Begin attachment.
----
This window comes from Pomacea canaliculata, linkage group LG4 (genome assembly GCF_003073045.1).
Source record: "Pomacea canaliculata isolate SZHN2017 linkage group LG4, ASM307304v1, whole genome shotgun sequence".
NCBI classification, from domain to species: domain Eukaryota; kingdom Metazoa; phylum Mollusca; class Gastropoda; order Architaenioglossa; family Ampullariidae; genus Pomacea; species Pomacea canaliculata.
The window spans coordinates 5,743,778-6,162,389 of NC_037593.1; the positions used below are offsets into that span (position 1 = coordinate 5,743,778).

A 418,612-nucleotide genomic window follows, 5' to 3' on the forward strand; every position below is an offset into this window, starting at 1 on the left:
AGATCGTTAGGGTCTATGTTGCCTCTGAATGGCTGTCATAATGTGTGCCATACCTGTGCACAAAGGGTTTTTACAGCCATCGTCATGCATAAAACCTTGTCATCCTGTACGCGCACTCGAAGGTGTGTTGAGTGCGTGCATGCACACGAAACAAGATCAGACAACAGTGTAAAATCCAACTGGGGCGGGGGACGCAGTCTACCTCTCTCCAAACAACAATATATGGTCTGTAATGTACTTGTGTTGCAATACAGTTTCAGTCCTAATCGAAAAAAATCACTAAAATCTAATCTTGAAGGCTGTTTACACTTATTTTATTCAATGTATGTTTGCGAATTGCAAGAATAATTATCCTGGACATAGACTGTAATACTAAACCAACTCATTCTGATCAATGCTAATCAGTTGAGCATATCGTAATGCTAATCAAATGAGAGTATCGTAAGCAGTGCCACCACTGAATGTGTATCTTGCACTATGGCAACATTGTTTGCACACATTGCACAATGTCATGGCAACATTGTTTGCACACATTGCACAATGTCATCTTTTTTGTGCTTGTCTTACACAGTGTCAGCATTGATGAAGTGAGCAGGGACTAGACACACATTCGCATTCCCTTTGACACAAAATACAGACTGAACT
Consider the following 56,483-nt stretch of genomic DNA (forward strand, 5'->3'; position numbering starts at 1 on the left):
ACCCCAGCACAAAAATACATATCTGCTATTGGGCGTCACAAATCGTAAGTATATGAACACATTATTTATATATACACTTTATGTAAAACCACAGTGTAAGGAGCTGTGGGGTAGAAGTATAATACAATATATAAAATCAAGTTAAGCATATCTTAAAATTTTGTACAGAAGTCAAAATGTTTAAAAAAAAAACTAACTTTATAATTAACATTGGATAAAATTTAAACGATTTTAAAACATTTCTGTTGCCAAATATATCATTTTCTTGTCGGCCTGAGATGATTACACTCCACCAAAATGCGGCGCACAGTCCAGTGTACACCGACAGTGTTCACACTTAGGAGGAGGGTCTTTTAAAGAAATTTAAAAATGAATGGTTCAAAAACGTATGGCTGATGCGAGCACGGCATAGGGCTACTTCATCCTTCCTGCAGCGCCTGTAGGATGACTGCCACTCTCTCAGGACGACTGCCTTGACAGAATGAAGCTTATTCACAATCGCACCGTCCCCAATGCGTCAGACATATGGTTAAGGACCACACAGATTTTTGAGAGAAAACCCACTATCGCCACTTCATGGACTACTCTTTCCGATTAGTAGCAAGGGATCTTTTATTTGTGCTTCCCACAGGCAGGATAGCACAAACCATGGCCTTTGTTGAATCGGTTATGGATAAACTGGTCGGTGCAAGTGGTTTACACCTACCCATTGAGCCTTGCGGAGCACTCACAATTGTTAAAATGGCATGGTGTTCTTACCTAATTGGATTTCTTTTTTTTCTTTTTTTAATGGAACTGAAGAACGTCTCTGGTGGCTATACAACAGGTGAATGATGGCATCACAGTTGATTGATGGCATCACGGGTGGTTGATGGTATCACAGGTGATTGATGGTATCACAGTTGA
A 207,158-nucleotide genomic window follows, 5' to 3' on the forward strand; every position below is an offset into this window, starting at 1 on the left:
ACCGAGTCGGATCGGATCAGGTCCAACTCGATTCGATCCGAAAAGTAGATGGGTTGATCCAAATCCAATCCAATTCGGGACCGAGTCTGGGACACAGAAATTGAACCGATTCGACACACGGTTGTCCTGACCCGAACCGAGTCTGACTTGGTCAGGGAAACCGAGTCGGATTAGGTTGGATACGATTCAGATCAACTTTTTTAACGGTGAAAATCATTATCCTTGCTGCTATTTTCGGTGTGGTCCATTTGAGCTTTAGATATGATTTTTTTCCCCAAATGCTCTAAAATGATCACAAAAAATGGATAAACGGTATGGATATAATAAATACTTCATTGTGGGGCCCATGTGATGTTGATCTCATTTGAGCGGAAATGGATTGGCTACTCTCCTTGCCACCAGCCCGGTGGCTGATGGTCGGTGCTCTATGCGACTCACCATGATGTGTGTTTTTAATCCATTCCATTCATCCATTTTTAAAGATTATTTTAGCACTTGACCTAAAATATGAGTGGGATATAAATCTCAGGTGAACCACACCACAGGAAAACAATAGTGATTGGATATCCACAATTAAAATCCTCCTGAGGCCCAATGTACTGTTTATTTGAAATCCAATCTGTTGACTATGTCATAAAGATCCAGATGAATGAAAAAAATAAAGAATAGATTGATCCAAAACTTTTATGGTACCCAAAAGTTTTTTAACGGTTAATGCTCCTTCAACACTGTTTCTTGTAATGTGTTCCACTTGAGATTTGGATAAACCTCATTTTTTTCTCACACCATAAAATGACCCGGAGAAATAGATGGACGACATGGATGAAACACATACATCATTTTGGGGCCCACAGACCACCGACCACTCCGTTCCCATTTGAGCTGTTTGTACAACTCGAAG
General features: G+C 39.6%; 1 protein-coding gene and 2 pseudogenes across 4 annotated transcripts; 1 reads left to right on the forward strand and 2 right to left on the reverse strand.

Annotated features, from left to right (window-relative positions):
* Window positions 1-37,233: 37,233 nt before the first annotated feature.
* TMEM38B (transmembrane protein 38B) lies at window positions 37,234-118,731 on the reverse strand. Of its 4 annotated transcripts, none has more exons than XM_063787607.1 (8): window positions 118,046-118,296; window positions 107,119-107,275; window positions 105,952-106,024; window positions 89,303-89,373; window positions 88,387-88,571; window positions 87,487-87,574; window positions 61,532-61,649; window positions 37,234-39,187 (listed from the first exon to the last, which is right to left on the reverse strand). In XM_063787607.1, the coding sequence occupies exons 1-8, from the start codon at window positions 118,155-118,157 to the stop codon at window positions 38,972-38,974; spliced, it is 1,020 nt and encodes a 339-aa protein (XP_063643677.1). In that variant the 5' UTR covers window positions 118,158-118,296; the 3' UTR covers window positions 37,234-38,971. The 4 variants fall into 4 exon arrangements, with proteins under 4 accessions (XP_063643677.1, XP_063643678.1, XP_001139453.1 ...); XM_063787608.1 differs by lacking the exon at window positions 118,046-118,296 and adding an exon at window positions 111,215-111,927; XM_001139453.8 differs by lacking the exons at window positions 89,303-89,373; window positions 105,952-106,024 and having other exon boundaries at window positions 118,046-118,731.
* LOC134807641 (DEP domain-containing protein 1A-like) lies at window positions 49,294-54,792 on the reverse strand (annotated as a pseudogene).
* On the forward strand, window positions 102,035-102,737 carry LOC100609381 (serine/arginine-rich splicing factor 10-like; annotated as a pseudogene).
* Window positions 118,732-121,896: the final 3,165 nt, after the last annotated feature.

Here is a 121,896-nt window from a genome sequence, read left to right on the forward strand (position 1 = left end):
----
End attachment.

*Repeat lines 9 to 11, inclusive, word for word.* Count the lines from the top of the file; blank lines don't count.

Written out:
A 207,158-nucleotide genomic window follows, 5' to 3' on the forward strand; every position below is an offset into this window, starting at 1 on the left:
ACCGAGTCGGATCGGATCAGGTCCAACTCGATTCGATCCGAAAAGTAGATGGGTTGATCCAAATCCAATCCAATTCGGGACCGAGTCTGGGACACAGAAATTGAACCGATTCGACACACGGTTGTCCTGACCCGAACCGAGTCTGACTTGGTCAGGGAAACCGAGTCGGATTAGGTTGGATACGATTCAGATCAACTTTTTTAACGGTGAAAATCATTATCCTTGCTGCTATTTTCGGTGTGGTCCATTTGAGCTTTAGATATGATTTTTTTCCCCAAATGCTCTAAAATGATCACAAAAAATGGATAAACGGTATGGATATAATAAATACTTCATTGTGGGGCCCATGTGATGTTGATCTCATTTGAGCGGAAATGGATTGGCTACTCTCCTTGCCACCAGCCCGGTGGCTGATGGTCGGTGCTCTATGCGACTCACCATGATGTGTGTTTTTAATCCATTCCATTCATCCATTTTTAAAGATTATTTTAGCACTTGACCTAAAATATGAGTGGGATATAAATCTCAGGTGAACCACACCACAGGAAAACAATAGTGATTGGATATCCACAATTAAAATCCTCCTGAGGCCCAATGTACTGTTTATTTGAAATCCAATCTGTTGACTATGTCATAAAGATCCAGATGAATGAAAAAAATAAAGAATAGATTGATCCAAAACTTTTATGGTACCCAAAAGTTTTTTAACGGTTAATGCTCCTTCAACACTGTTTCTTGTAATGTGTTCCACTTGAGATTTGGATAAACCTCATTTTTTTCTCACACCATAAAATGACCCGGAGAAATAGATGGACGACATGGATGAAACACATACATCATTTTGGGGCCCACAGACCACCGACCACTCCGTTCCCATTTGAGCTGTTTGTACAACTCGAAG
General features: G+C 39.6%; 1 protein-coding gene and 2 pseudogenes across 4 annotated transcripts; 1 reads left to right on the forward strand and 2 right to left on the reverse strand.